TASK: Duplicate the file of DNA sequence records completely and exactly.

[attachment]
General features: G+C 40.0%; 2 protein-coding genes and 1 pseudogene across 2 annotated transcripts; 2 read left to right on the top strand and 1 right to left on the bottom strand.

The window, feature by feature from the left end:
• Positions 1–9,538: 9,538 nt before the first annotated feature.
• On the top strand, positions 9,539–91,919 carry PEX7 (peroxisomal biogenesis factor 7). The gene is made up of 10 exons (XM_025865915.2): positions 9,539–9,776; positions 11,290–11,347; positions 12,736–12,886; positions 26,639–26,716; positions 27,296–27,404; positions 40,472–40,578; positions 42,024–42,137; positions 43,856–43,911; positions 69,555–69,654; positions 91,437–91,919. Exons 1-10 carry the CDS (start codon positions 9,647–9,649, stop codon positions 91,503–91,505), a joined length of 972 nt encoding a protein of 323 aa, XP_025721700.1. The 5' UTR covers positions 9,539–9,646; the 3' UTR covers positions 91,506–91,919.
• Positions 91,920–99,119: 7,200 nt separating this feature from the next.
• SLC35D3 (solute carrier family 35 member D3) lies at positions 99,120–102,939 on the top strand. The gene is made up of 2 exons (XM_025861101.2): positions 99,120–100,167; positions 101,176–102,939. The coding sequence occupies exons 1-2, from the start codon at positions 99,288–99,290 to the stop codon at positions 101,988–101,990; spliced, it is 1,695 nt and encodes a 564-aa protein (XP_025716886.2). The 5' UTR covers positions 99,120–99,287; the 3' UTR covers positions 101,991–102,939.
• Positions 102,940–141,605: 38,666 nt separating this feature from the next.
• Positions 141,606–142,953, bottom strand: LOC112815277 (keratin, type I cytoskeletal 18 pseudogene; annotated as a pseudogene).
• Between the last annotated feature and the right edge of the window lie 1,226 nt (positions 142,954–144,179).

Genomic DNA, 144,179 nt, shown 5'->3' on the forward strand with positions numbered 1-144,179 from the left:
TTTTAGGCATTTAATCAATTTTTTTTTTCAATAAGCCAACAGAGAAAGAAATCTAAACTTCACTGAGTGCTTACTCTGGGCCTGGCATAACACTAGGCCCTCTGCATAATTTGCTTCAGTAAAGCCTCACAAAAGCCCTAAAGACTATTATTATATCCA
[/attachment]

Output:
General features: G+C 40.0%; 2 protein-coding genes and 1 pseudogene across 2 annotated transcripts; 2 read left to right on the top strand and 1 right to left on the bottom strand.

The window, feature by feature from the left end:
• Positions 1–9,538: 9,538 nt before the first annotated feature.
• On the top strand, positions 9,539–91,919 carry PEX7 (peroxisomal biogenesis factor 7). The gene is made up of 10 exons (XM_025865915.2): positions 9,539–9,776; positions 11,290–11,347; positions 12,736–12,886; positions 26,639–26,716; positions 27,296–27,404; positions 40,472–40,578; positions 42,024–42,137; positions 43,856–43,911; positions 69,555–69,654; positions 91,437–91,919. Exons 1-10 carry the CDS (start codon positions 9,647–9,649, stop codon positions 91,503–91,505), a joined length of 972 nt encoding a protein of 323 aa, XP_025721700.1. The 5' UTR covers positions 9,539–9,646; the 3' UTR covers positions 91,506–91,919.
• Positions 91,920–99,119: 7,200 nt separating this feature from the next.
• SLC35D3 (solute carrier family 35 member D3) lies at positions 99,120–102,939 on the top strand. The gene is made up of 2 exons (XM_025861101.2): positions 99,120–100,167; positions 101,176–102,939. The coding sequence occupies exons 1-2, from the start codon at positions 99,288–99,290 to the stop codon at positions 101,988–101,990; spliced, it is 1,695 nt and encodes a 564-aa protein (XP_025716886.2). The 5' UTR covers positions 99,120–99,287; the 3' UTR covers positions 101,991–102,939.
• Positions 102,940–141,605: 38,666 nt separating this feature from the next.
• Positions 141,606–142,953, bottom strand: LOC112815277 (keratin, type I cytoskeletal 18 pseudogene; annotated as a pseudogene).
• Between the last annotated feature and the right edge of the window lie 1,226 nt (positions 142,954–144,179).

Genomic DNA, 144,179 nt, shown 5'->3' on the forward strand with positions numbered 1-144,179 from the left:
TTTTAGGCATTTAATCAATTTTTTTTTTCAATAAGCCAACAGAGAAAGAAATCTAAACTTCACTGAGTGCTTACTCTGGGCCTGGCATAACACTAGGCCCTCTGCATAATTTGCTTCAGTAAAGCCTCACAAAAGCCCTAAAGACTATTATTATATCCA